Blame the speculators. The easy bit for finance ministers the world over is to blame the dreaded speculators, and so it has been in Europe with the $US1 trillion prop-up for the Euro. The harder bit is to do the things that have to be done to change the fundamentals that prompt the speculators to speculate. That aspect, where the finance ministers of countries that have been living beyond their means drastically reduce the standard of living, is yet to come.
The initial reaction to the European rescue plan was clearly one of relief, with stock exchange indexes rallying and the Euro strengthening on foreign exchange markets.
Now the purpose of the exercise was not to strengthen the Euro, but it does provide a measure of the confidence markets have in whether the bold attempt to stop this latest financial crisis spreading beyond Greece will succeed. And on this score it has to be said that reservations are now becoming apparent, with the USD/EUR rate this morning well down from yesterday’s peak.
Another troubling sign. Nor is what is happening in Europe the only indication that the world’s financial troubles are not at an end. From the United States comes news that more than 11.2 million, or 24%, of all residential properties with mortgages were in negative equity at the end of the first quarter of 2010, down slightly from 11.3 million and 24% from the fourth quarter of 2009. An additional 2.3 million borrowers had less than 5% equity. Together, negative equity and near-negative equity mortgages accounted for over 28% of all residential properties with a mortgage nationwide.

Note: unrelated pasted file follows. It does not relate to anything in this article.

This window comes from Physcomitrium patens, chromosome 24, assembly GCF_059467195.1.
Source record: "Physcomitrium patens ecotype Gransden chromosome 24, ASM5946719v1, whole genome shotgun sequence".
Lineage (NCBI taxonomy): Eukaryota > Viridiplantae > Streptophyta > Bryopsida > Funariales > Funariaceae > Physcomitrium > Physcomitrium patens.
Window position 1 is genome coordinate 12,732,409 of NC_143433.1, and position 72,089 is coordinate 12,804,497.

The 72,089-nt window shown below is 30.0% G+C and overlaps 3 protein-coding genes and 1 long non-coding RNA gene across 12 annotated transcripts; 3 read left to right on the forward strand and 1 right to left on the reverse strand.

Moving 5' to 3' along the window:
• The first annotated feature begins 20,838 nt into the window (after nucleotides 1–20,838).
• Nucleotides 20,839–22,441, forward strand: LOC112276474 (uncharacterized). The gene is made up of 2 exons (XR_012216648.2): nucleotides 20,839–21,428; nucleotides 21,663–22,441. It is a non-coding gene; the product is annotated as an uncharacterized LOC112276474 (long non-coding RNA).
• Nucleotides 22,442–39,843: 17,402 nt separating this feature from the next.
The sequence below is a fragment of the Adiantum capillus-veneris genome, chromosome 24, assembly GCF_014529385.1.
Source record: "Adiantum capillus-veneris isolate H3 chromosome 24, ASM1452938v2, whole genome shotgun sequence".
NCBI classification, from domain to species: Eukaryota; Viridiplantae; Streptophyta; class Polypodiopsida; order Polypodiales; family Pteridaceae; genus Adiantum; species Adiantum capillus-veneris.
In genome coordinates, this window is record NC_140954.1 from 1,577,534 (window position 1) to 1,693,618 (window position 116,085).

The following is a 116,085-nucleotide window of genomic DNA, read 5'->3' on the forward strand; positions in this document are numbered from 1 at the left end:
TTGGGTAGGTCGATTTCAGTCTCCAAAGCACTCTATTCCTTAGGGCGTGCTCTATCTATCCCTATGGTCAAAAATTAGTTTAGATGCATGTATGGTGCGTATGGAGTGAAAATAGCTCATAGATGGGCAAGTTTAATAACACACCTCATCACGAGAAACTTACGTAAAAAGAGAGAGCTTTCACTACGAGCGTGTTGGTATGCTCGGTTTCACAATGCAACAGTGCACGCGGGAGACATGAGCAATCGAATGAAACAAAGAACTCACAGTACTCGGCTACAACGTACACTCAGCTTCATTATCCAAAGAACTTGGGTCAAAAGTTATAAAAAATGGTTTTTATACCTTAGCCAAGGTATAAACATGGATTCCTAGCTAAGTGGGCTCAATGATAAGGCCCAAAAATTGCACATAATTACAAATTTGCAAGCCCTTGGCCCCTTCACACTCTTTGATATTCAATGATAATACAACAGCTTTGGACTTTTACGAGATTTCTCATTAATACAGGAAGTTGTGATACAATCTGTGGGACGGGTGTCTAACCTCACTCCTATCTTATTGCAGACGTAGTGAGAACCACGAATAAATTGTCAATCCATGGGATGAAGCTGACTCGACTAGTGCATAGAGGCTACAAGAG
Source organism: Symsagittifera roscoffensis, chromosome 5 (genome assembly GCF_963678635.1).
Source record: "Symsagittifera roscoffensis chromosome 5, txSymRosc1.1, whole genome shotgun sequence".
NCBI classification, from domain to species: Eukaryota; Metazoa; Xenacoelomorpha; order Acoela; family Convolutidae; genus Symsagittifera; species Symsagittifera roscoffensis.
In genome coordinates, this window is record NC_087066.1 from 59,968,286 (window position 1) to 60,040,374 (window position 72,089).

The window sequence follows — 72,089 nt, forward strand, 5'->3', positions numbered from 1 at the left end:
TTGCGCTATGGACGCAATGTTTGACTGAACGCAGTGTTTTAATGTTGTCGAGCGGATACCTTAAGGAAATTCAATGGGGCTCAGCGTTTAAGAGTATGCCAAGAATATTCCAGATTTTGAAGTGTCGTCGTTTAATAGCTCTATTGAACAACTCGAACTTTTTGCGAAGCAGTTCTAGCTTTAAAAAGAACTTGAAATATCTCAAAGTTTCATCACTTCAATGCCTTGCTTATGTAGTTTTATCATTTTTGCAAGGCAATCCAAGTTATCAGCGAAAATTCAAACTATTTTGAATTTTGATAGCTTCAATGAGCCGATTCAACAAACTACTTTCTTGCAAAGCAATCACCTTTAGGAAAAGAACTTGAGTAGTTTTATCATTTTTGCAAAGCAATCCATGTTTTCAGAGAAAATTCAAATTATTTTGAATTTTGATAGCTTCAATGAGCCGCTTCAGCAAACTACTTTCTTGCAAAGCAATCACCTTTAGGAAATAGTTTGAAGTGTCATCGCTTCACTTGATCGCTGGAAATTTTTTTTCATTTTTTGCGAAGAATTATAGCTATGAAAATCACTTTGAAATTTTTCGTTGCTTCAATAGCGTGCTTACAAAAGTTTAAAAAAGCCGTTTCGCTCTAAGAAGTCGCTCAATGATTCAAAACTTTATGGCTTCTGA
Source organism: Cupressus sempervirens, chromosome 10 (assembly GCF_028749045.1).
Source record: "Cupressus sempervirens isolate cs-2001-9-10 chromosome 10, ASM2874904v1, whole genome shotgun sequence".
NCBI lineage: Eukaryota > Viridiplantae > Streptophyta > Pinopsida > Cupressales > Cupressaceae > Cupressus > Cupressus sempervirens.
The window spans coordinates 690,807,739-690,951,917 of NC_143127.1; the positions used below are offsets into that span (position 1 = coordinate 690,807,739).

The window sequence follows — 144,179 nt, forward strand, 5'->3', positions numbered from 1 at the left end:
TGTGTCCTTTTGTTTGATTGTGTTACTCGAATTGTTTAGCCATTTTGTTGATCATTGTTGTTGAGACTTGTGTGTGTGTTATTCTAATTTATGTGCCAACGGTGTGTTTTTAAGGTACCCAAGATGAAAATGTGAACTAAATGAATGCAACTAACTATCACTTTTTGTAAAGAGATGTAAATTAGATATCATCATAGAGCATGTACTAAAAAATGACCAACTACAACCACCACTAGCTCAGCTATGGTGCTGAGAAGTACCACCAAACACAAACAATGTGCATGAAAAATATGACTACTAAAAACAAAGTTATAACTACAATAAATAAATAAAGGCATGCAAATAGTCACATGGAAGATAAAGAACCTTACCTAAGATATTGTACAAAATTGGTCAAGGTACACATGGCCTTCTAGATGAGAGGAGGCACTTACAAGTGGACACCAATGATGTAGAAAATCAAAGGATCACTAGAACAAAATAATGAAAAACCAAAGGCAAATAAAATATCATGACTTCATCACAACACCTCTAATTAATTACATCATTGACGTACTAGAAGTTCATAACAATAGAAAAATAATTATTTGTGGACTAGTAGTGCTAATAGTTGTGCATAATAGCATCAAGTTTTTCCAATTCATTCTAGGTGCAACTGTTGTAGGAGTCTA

The report from First American CoreLogic says negative equity continues to be concentrated in five states: Nevada, which had the highest percentage negative equity with 70% of all of its mortgaged properties underwater, followed by Arizona (51%), Florida (48%), Michigan (39%) and California (34%). Las Vegas remains the top ranked CBSA with 75% of mortgaged properties being underwater, followed by Stockton (65%), Modesto (62%), Vallejo-Fairfield (60%) and Phoenix (58%). Phoenix had more than 550,000 underwater borrowers — the most households of any metropolitan market in the country. Riverside (463,000), Los Angeles (406,000) Atlanta (399,000) and Chicago (365,000) round out the top five markets.
Have some sympathy for Wayne. With background information like that about the world around us we should have some sympathy for the task Wayne Swan has had in drawing up a budget capable of winning an election. It cannot have been easy and it is no wonder the Treasurer in his previews is insisting that there will be no pre-election sweeteners.
Following the polls. The market has certainly reacted to the successive opinion polls showing a drop in Labor’s support. The Crikey Election Indicator now has Labor down to only a 66% chance of winning the next election.